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Open Access Open Badges Research article

Molecular epidemiology of multidrug resistant extended spectrum beta-lactamase producing Klebsiella pneumoniae at a Jamaican hospital, 2000 - 2004

Nicole A Christian*, Karen Roye-Green and Monica Smikle

Author Affiliations

Department of Microbiology, University of the West Indies, Mona, Kingston, Jamaica

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BMC Microbiology 2010, 10:27  doi:10.1186/1471-2180-10-27

Published: 28 January 2010



The accurate identification of a pathogen beyond the species level is critical in epidemiological studies and investigations of nosocomial outbreaks of infection. The clonal relatedness of 66 multidrug resistant (MDR) strains of extended spectrum beta-lactamase (ESBL) producing K. pneumoniae isolated from clinical specimens from hospitalized patients at a Jamaican hospital during a 5 year period were determined by pulsed field gel electrophoresis (PFGE).


A total 10 different ESBL producing K. pneumoniae genotypes designated Clones I-X were found. The most frequently occurring strains belonged to Clones I (21/66, 32%), II (15/66, 26%), III (13/66, 20%) and IV (8/66, 12%) which accounted for 86% (57/66) of ESBL producing K. pneumoniae strains over the 5 year period. The remaining 9 (14%) cases of ESBL producing K. pneumoniae were due to strains of Clones V-X. The 4 predominant clones persisted for several years in the hospital.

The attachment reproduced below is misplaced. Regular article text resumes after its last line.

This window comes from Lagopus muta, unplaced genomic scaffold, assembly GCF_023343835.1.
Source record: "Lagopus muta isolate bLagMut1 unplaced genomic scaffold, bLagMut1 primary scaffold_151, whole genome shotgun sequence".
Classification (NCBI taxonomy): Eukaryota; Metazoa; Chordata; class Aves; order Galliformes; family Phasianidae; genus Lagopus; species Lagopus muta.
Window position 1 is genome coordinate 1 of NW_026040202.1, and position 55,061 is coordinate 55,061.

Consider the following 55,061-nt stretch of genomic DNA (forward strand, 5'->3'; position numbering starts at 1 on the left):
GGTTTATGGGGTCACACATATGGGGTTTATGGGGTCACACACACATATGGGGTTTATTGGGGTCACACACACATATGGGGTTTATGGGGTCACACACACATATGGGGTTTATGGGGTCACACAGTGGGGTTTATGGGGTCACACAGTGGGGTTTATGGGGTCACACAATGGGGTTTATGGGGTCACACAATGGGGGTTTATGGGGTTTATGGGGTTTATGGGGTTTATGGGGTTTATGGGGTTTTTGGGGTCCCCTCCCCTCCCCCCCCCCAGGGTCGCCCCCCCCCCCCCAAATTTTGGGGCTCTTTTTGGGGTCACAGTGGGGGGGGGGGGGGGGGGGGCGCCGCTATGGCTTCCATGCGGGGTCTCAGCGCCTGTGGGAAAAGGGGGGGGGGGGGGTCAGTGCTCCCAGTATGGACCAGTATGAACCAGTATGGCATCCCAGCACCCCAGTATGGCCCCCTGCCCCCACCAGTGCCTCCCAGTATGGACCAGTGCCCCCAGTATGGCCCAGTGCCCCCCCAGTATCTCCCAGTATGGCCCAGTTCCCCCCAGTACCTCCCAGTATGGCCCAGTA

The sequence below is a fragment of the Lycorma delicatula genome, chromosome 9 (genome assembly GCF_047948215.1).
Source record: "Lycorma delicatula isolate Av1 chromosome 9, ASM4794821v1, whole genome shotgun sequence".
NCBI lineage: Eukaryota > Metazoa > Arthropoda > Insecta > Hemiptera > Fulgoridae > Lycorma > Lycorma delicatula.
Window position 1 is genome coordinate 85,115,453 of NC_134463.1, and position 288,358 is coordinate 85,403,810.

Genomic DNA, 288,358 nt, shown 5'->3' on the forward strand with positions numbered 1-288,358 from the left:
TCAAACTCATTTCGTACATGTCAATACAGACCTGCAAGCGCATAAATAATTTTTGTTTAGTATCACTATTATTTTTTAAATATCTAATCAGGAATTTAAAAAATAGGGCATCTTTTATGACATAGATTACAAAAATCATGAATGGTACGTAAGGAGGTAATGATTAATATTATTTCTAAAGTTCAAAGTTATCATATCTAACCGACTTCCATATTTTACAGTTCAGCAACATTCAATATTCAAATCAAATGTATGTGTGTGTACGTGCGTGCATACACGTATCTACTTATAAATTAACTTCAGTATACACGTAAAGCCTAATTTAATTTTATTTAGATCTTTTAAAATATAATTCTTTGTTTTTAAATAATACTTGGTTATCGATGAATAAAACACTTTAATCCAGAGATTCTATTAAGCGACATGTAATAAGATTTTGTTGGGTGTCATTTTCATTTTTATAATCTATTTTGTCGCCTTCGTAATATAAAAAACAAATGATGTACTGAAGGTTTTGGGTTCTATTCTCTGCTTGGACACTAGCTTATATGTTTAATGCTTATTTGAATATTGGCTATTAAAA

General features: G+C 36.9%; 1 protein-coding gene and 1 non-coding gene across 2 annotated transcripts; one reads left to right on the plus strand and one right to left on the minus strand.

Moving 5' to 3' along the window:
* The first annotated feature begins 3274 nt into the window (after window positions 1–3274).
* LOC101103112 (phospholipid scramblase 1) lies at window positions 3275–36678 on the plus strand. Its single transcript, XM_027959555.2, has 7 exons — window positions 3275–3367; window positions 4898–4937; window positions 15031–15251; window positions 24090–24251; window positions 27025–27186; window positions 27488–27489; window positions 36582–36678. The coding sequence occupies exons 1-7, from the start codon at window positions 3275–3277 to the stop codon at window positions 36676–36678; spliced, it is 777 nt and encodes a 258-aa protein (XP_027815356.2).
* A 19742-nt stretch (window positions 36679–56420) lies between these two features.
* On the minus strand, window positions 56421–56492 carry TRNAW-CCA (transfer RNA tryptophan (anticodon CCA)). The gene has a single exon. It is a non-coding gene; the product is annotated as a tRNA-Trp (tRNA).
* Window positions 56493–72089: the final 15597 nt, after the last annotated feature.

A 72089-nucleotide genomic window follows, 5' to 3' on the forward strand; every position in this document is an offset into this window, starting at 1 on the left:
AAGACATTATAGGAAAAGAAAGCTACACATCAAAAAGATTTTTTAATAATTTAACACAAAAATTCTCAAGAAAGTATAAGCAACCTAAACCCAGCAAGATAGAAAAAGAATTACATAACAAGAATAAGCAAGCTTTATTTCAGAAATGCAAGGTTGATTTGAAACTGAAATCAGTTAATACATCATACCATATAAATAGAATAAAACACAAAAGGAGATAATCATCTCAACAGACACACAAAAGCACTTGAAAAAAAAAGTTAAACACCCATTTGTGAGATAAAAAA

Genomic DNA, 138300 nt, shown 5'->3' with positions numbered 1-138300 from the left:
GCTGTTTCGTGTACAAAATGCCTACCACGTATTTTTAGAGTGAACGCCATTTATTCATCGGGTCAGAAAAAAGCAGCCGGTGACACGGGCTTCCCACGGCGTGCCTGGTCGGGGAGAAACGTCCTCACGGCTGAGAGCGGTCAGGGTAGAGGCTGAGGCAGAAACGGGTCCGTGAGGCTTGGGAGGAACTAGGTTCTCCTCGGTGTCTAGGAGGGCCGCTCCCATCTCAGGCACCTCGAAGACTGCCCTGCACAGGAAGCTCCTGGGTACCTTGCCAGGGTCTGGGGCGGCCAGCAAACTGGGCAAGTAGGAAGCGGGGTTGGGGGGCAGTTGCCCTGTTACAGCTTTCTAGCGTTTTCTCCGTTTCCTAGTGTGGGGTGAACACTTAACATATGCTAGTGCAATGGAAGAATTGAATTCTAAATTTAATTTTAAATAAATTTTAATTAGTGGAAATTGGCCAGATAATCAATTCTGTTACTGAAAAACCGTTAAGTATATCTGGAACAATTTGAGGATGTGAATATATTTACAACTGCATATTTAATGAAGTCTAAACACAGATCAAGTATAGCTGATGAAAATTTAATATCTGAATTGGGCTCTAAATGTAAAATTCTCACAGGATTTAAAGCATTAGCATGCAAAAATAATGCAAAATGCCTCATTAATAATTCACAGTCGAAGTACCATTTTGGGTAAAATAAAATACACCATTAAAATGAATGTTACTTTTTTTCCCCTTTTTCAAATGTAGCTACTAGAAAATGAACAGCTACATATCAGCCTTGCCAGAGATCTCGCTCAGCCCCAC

The clonal and temporal distribution of the MDR ESBL producing K. pneumoniae strains among clinical service areas did not suggest outbreaks of the organism during the period of study. Instead the molecular epidemiology of ESBL producing K. pneumoniae at this hospital was more representative of an endemic persistence of clones of the organism with limited dissemination from patient to patient. Further studies to investigate the factors which determine the emergence and persistence of MDR ESBL producing K. pneumoniae in Jamaican hospitals and their impact on clinical and economic outcomes at such institutions would be useful.